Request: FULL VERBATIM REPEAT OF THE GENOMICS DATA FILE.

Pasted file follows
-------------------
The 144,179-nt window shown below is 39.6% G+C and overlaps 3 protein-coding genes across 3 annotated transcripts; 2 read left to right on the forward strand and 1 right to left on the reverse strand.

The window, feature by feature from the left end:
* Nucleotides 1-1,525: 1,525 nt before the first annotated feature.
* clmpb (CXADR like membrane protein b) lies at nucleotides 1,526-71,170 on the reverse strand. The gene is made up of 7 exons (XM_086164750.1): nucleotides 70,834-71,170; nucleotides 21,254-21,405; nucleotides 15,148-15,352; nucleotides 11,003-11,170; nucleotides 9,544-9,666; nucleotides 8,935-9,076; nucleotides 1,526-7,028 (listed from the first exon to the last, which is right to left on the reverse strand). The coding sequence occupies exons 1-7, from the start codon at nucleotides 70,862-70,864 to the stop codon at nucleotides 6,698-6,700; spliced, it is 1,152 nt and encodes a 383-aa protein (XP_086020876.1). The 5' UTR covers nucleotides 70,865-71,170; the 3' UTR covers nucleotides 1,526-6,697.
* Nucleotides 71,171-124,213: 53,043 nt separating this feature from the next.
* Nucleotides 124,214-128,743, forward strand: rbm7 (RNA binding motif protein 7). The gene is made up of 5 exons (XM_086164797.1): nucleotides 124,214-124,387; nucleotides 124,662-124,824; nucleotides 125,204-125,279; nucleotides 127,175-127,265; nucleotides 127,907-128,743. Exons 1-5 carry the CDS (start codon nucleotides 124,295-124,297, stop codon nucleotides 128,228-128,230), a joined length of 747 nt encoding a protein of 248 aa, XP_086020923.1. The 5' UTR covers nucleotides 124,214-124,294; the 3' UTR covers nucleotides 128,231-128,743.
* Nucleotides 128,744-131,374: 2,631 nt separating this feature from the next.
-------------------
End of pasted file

The 144,179-nt window shown below is 39.6% G+C and overlaps 3 protein-coding genes across 3 annotated transcripts; 2 read left to right on the forward strand and 1 right to left on the reverse strand.

The window, feature by feature from the left end:
* Nucleotides 1-1,525: 1,525 nt before the first annotated feature.
* clmpb (CXADR like membrane protein b) lies at nucleotides 1,526-71,170 on the reverse strand. The gene is made up of 7 exons (XM_086164750.1): nucleotides 70,834-71,170; nucleotides 21,254-21,405; nucleotides 15,148-15,352; nucleotides 11,003-11,170; nucleotides 9,544-9,666; nucleotides 8,935-9,076; nucleotides 1,526-7,028 (listed from the first exon to the last, which is right to left on the reverse strand). The coding sequence occupies exons 1-7, from the start codon at nucleotides 70,862-70,864 to the stop codon at nucleotides 6,698-6,700; spliced, it is 1,152 nt and encodes a 383-aa protein (XP_086020876.1). The 5' UTR covers nucleotides 70,865-71,170; the 3' UTR covers nucleotides 1,526-6,697.
* Nucleotides 71,171-124,213: 53,043 nt separating this feature from the next.
* Nucleotides 124,214-128,743, forward strand: rbm7 (RNA binding motif protein 7). The gene is made up of 5 exons (XM_086164797.1): nucleotides 124,214-124,387; nucleotides 124,662-124,824; nucleotides 125,204-125,279; nucleotides 127,175-127,265; nucleotides 127,907-128,743. Exons 1-5 carry the CDS (start codon nucleotides 124,295-124,297, stop codon nucleotides 128,228-128,230), a joined length of 747 nt encoding a protein of 248 aa, XP_086020923.1. The 5' UTR covers nucleotides 124,214-124,294; the 3' UTR covers nucleotides 128,231-128,743.
* Nucleotides 128,744-131,374: 2,631 nt separating this feature from the next.